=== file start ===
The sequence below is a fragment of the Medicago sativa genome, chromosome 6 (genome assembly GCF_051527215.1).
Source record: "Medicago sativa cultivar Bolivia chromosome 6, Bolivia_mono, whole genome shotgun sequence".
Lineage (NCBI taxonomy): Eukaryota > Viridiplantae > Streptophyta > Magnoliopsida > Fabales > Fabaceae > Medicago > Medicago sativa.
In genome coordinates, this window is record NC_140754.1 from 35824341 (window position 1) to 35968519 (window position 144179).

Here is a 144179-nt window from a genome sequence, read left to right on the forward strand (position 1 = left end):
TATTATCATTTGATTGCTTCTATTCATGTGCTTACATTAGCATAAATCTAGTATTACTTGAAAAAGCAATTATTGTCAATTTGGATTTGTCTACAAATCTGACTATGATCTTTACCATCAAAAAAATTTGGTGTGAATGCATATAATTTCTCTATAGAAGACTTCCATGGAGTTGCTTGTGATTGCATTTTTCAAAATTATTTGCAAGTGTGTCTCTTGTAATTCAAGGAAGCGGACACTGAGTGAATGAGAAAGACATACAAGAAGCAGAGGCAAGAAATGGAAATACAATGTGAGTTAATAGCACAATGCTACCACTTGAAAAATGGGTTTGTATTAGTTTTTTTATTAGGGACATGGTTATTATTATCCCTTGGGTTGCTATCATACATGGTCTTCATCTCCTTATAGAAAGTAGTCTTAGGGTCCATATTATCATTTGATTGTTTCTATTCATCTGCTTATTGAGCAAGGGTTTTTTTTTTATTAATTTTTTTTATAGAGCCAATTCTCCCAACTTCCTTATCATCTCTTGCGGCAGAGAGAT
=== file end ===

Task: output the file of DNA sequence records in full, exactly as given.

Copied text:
The sequence below is a fragment of the Medicago sativa genome, chromosome 6 (genome assembly GCF_051527215.1).
Source record: "Medicago sativa cultivar Bolivia chromosome 6, Bolivia_mono, whole genome shotgun sequence".
Lineage (NCBI taxonomy): Eukaryota > Viridiplantae > Streptophyta > Magnoliopsida > Fabales > Fabaceae > Medicago > Medicago sativa.
In genome coordinates, this window is record NC_140754.1 from 35824341 (window position 1) to 35968519 (window position 144179).

Here is a 144179-nt window from a genome sequence, read left to right on the forward strand (position 1 = left end):
TATTATCATTTGATTGCTTCTATTCATGTGCTTACATTAGCATAAATCTAGTATTACTTGAAAAAGCAATTATTGTCAATTTGGATTTGTCTACAAATCTGACTATGATCTTTACCATCAAAAAAATTTGGTGTGAATGCATATAATTTCTCTATAGAAGACTTCCATGGAGTTGCTTGTGATTGCATTTTTCAAAATTATTTGCAAGTGTGTCTCTTGTAATTCAAGGAAGCGGACACTGAGTGAATGAGAAAGACATACAAGAAGCAGAGGCAAGAAATGGAAATACAATGTGAGTTAATAGCACAATGCTACCACTTGAAAAATGGGTTTGTATTAGTTTTTTTATTAGGGACATGGTTATTATTATCCCTTGGGTTGCTATCATACATGGTCTTCATCTCCTTATAGAAAGTAGTCTTAGGGTCCATATTATCATTTGATTGTTTCTATTCATCTGCTTATTGAGCAAGGGTTTTTTTTTTATTAATTTTTTTTATAGAGCCAATTCTCCCAACTTCCTTATCATCTCTTGCGGCAGAGAGAT